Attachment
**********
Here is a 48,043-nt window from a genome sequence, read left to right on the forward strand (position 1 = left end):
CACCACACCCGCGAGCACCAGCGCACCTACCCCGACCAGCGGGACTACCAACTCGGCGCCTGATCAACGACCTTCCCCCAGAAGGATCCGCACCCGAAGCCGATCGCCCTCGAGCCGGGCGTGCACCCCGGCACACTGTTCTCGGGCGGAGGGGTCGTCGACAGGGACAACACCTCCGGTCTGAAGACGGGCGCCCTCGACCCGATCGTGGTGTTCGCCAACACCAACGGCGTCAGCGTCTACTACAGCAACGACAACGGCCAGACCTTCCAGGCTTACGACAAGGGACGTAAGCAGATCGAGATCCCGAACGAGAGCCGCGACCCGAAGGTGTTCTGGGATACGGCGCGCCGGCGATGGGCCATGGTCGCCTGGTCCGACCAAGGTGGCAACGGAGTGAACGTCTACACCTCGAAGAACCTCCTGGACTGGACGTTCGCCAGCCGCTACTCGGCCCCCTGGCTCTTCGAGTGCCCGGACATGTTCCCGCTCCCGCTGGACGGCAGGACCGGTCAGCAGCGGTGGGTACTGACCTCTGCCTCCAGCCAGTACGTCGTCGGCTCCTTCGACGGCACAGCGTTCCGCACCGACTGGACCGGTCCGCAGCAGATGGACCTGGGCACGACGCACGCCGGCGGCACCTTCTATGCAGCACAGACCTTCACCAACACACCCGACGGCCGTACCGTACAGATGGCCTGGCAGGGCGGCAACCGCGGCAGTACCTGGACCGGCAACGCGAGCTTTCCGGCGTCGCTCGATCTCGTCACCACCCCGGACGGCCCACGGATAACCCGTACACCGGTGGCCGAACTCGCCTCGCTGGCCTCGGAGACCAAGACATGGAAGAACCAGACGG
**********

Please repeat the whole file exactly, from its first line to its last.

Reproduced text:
Here is a 48,043-nt window from a genome sequence, read left to right on the forward strand (position 1 = left end):
CACCACACCCGCGAGCACCAGCGCACCTACCCCGACCAGCGGGACTACCAACTCGGCGCCTGATCAACGACCTTCCCCCAGAAGGATCCGCACCCGAAGCCGATCGCCCTCGAGCCGGGCGTGCACCCCGGCACACTGTTCTCGGGCGGAGGGGTCGTCGACAGGGACAACACCTCCGGTCTGAAGACGGGCGCCCTCGACCCGATCGTGGTGTTCGCCAACACCAACGGCGTCAGCGTCTACTACAGCAACGACAACGGCCAGACCTTCCAGGCTTACGACAAGGGACGTAAGCAGATCGAGATCCCGAACGAGAGCCGCGACCCGAAGGTGTTCTGGGATACGGCGCGCCGGCGATGGGCCATGGTCGCCTGGTCCGACCAAGGTGGCAACGGAGTGAACGTCTACACCTCGAAGAACCTCCTGGACTGGACGTTCGCCAGCCGCTACTCGGCCCCCTGGCTCTTCGAGTGCCCGGACATGTTCCCGCTCCCGCTGGACGGCAGGACCGGTCAGCAGCGGTGGGTACTGACCTCTGCCTCCAGCCAGTACGTCGTCGGCTCCTTCGACGGCACAGCGTTCCGCACCGACTGGACCGGTCCGCAGCAGATGGACCTGGGCACGACGCACGCCGGCGGCACCTTCTATGCAGCACAGACCTTCACCAACACACCCGACGGCCGTACCGTACAGATGGCCTGGCAGGGCGGCAACCGCGGCAGTACCTGGACCGGCAACGCGAGCTTTCCGGCGTCGCTCGATCTCGTCACCACCCCGGACGGCCCACGGATAACCCGTACACCGGTGGCCGAACTCGCCTCGCTGGCCTCGGAGACCAAGACATGGAAGAACCAGACGG